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The working lives of many small business owners depend on a good set of wheels. After all, any given day may see you darting between meetings with clients, suppliers and financial advisors, before returning to home base in your retail, hospitality or professional services space.

But what exactly do you need to know when it comes to small business vehicle ownership? And how can you ensure this sizeable investment is as tax efficient as possible? We asked Michelle Maynard, Partner at Carbon Group Accounting, to answer these very questions.

Know what costs to claim

A significant benefit of owning a business vehicle is the cost savings from tax deductions. This is broken down into two parts: the deduction for the ownership of the vehicle, and the deductions for costs incurred while driving the vehicle for business purposes.

“Having a car that you use for business allows you to claim a percentage of all general running costs –things like fuel and oil, repairs and maintenance, as well as insurance, registration and depreciation,” says Maynard.

“Normally, those are all private expenses, but if it’s a business vehicle, you can push those claims to ultimately lower the income of the business, and therefore minimise the tax payable.”

It’s also worth mentioning the recent change to the instant asset write-off scheme, which saw the threshold increase from $20,000 to $30,000. This means a new business vehicle could now be a viable work investment for many small business owners. Of course, you’ll need to carefully determine the percentage of time the vehicle is used for business vs personal use and claim that figure specifically, not the full $30,000, explains Maynard.

“Say, for instance, you calculated the vehicle is being used 10% of the time for work, then you would only be able to claim $3000 of the full $30,000 cost.”

Work within your business structure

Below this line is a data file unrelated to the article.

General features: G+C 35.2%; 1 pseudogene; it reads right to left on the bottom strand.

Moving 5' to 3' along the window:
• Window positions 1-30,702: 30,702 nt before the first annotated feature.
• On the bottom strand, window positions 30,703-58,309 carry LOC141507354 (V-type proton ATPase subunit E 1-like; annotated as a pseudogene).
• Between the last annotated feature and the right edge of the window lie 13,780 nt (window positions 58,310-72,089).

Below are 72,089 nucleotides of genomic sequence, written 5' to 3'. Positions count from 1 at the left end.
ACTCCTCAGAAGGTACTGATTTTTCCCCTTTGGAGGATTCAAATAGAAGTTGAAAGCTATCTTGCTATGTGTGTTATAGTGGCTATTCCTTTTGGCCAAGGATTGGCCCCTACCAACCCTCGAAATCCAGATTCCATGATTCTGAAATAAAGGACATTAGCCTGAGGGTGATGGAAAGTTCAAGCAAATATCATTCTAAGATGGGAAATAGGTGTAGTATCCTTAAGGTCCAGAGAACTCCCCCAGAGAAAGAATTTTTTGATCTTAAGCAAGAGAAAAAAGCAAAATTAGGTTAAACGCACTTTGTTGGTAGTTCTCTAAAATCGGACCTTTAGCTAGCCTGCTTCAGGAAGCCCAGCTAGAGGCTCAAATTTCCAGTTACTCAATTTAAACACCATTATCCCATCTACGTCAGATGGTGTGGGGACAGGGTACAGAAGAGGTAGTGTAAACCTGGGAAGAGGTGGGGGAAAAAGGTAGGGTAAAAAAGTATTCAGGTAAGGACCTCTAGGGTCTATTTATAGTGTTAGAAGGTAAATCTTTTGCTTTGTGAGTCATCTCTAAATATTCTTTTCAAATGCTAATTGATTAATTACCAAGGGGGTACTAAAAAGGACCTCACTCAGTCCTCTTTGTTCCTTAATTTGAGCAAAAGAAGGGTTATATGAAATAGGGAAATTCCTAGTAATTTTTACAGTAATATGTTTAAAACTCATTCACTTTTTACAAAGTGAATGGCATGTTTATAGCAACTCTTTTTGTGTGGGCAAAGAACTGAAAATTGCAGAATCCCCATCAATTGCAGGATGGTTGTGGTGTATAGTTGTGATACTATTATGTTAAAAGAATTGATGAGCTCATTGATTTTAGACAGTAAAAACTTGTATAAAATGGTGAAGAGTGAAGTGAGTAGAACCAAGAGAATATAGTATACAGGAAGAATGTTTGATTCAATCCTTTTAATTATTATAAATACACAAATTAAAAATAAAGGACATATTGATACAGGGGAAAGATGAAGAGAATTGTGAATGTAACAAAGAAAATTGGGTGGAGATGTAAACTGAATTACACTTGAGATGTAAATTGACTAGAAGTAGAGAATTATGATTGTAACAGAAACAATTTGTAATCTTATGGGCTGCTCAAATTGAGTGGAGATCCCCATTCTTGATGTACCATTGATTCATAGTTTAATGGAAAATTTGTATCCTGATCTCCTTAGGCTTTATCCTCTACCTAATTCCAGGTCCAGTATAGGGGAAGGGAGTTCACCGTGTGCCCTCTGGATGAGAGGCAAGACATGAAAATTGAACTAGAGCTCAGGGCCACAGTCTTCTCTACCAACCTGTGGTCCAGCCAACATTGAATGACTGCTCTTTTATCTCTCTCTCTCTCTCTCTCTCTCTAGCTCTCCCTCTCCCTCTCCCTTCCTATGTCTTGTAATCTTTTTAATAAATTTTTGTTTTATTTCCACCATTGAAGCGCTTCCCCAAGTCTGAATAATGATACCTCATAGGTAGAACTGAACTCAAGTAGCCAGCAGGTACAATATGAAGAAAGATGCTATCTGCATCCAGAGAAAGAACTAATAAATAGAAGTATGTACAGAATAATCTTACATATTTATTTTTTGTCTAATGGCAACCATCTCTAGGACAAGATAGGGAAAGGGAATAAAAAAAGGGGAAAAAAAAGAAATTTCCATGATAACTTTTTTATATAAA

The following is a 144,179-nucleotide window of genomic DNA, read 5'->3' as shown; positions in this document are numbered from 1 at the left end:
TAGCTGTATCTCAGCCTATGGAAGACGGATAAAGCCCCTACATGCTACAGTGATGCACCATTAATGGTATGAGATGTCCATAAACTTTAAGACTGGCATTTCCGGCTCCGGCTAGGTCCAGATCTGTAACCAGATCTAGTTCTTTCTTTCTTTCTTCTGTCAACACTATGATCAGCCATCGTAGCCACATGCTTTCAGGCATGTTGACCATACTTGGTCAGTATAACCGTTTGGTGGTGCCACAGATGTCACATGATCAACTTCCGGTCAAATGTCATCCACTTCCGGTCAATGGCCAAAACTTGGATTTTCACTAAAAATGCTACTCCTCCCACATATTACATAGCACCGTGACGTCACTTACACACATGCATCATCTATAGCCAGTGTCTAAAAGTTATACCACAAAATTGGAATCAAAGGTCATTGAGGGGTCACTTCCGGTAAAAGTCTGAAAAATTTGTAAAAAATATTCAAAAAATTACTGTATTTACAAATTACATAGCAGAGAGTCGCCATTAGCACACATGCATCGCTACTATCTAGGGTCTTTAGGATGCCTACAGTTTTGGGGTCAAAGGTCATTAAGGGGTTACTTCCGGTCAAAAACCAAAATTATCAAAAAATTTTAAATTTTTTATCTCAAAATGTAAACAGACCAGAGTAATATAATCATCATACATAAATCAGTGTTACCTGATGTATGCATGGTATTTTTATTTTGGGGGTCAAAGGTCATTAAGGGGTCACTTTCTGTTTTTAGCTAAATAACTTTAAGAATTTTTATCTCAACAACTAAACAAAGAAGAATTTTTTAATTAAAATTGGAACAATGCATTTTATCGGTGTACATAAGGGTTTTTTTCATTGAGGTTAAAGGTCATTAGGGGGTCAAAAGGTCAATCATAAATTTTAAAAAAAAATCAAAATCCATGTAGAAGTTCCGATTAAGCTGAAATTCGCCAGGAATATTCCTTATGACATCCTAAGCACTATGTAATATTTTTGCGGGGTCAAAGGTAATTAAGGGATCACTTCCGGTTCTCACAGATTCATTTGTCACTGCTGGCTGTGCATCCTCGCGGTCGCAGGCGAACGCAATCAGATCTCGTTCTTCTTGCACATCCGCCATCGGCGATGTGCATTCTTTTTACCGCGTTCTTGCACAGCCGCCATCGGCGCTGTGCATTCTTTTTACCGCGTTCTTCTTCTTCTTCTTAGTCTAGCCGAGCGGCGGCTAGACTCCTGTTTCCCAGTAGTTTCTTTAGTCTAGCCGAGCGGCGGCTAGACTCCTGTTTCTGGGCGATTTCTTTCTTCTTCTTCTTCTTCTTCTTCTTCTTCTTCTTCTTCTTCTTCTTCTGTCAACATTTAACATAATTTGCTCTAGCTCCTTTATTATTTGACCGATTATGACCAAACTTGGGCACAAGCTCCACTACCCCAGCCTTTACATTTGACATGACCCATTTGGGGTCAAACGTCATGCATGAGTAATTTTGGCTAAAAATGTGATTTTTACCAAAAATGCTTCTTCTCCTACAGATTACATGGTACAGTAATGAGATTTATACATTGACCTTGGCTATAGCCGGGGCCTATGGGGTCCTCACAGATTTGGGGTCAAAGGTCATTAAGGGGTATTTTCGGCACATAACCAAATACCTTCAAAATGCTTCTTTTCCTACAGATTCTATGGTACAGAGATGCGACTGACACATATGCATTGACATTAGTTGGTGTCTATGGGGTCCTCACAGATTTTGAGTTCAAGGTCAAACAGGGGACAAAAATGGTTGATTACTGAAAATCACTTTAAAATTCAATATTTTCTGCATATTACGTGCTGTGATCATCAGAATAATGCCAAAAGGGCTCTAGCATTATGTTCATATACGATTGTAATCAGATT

The best way to track that all-important business vs personal use percentage depends on your business structure too.

“If you’re a sole trader or a partnership, there are two methods you can use to claim the car within your business,” says Maynard.

“There’s the cents per kilometre method, which basically allows you to claim a maximum of 5000 business kilometres at 68 cents per kilometre.

“Then there’s the logbook method, which sees you clock each trip for a total of 12 weeks, then calculate your business percentage of that total figure. You also need to keep all your receipts and expenditure in relation to the car, and then claim the business portion of those expenses.”

If you’re operating as a company or trust, the logbook method is, in fact, your only option.

“If a company or trust owns a vehicle that’s supplied to their employees, directors or associates, they might have to pay an additional tax known as fringe benefits,” adds Maynard.

“In those cases, we recommend the company not owning the car, but rather the individual employee and pushing some of the running costs through the company. It’s an issue that doesn’t apply to sole traders or partnerships, but one we can help to resolve for companies in this way.”

Streamline your record-keeping

While the logbook method certainly requires more work, you’re only required to do it once every five years, and Maynard says you’ll typically receive a better deduction from this approach. One way to streamline the process is to use an app that tracks all trips, stores receipts and links to your accounting software.

“It all comes down to stringent record-keeping, and there are many apps that make it as easy as possible,” says Maynard.

“When you’re on the road, and you stop to refuel, take a picture of the receipt, and it will upload straight to your accounting software. If you don’t use an accounting program, save it to the cloud instead.

“While the law requires you to keep all receipts, you don’t have to keep a physical copy, so we find this tactic to be hugely beneficial to our clients.

“Each time you get the car serviced, buy new windscreen wipers or whatever you need to do, if you get into the habit of keeping those records, it makes the whole process much easier.”

Whatever method you choose, remember the more records you keep, the better position your accountant will be in when it’s time to make your business vehicle work for you at tax time.

Would a new set of wheels be a dream come true for your small business? Need a bit of financial help first? Get in touch with Prospa about how a small business loan could help – you could be on the road in no time.

The information on this website is provided for general information only and does not take into account your personal situation. You should consider whether the information is appropriate to your needs, and where appropriate, seek professional advice from financial, legal and taxation advisors. Although every effort has been made to verify the accuracy of the information, Prospa, its officers, employees and agents disclaim all liability (except for any liability which by law cannot be excluded), for any error, inaccuracy, or omission from the information or any loss or damage suffered by any person directly or indirectly through relying on this information.

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